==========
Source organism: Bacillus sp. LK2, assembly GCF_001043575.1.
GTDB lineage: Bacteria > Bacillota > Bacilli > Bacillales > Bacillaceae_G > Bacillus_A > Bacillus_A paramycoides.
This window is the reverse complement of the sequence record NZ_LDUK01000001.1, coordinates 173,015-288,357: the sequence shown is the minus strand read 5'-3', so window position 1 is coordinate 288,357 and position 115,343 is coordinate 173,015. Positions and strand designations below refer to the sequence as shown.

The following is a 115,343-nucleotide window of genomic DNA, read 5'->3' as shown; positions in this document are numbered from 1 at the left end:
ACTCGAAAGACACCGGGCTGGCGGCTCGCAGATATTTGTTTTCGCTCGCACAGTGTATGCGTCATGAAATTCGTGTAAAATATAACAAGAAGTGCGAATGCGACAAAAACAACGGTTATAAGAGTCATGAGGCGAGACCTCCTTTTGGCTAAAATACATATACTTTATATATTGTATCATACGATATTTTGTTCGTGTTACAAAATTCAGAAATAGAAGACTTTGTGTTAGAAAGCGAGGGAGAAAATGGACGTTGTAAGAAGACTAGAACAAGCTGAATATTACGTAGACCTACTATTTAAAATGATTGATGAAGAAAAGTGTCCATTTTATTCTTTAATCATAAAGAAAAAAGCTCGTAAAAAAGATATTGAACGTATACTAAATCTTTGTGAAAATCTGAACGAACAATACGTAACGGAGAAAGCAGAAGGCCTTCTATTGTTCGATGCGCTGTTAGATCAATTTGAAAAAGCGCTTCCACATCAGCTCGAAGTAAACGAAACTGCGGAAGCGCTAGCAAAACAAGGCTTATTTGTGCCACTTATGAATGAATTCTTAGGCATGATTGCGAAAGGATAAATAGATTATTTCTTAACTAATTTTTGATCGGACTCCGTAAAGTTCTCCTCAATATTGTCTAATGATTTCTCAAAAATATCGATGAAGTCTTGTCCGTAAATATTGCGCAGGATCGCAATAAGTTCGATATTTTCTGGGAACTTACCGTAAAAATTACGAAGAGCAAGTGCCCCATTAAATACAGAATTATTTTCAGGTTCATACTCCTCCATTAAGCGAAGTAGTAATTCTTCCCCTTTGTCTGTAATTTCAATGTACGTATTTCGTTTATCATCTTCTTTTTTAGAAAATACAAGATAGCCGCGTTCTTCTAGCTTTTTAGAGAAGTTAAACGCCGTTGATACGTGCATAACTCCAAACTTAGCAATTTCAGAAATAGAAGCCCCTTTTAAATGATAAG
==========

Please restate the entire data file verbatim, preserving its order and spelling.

Source organism: Bacillus sp. LK2, assembly GCF_001043575.1.
GTDB lineage: Bacteria > Bacillota > Bacilli > Bacillales > Bacillaceae_G > Bacillus_A > Bacillus_A paramycoides.
This window is the reverse complement of the sequence record NZ_LDUK01000001.1, coordinates 173,015-288,357: the sequence shown is the minus strand read 5'-3', so window position 1 is coordinate 288,357 and position 115,343 is coordinate 173,015. Positions and strand designations below refer to the sequence as shown.

The following is a 115,343-nucleotide window of genomic DNA, read 5'->3' as shown; positions in this document are numbered from 1 at the left end:
ACTCGAAAGACACCGGGCTGGCGGCTCGCAGATATTTGTTTTCGCTCGCACAGTGTATGCGTCATGAAATTCGTGTAAAATATAACAAGAAGTGCGAATGCGACAAAAACAACGGTTATAAGAGTCATGAGGCGAGACCTCCTTTTGGCTAAAATACATATACTTTATATATTGTATCATACGATATTTTGTTCGTGTTACAAAATTCAGAAATAGAAGACTTTGTGTTAGAAAGCGAGGGAGAAAATGGACGTTGTAAGAAGACTAGAACAAGCTGAATATTACGTAGACCTACTATTTAAAATGATTGATGAAGAAAAGTGTCCATTTTATTCTTTAATCATAAAGAAAAAAGCTCGTAAAAAAGATATTGAACGTATACTAAATCTTTGTGAAAATCTGAACGAACAATACGTAACGGAGAAAGCAGAAGGCCTTCTATTGTTCGATGCGCTGTTAGATCAATTTGAAAAAGCGCTTCCACATCAGCTCGAAGTAAACGAAACTGCGGAAGCGCTAGCAAAACAAGGCTTATTTGTGCCACTTATGAATGAATTCTTAGGCATGATTGCGAAAGGATAAATAGATTATTTCTTAACTAATTTTTGATCGGACTCCGTAAAGTTCTCCTCAATATTGTCTAATGATTTCTCAAAAATATCGATGAAGTCTTGTCCGTAAATATTGCGCAGGATCGCAATAAGTTCGATATTTTCTGGGAACTTACCGTAAAAATTACGAAGAGCAAGTGCCCCATTAAATACAGAATTATTTTCAGGTTCATACTCCTCCATTAAGCGAAGTAGTAATTCTTCCCCTTTGTCTGTAATTTCAATGTACGTATTTCGTTTATCATCTTCTTTTTTAGAAAATACAAGATAGCCGCGTTCTTCTAGCTTTTTAGAGAAGTTAAACGCCGTTGATACGTGCATAACTCCAAACTTAGCAATTTCAGAAATAGAAGCCCCTTTTAAATGATAAG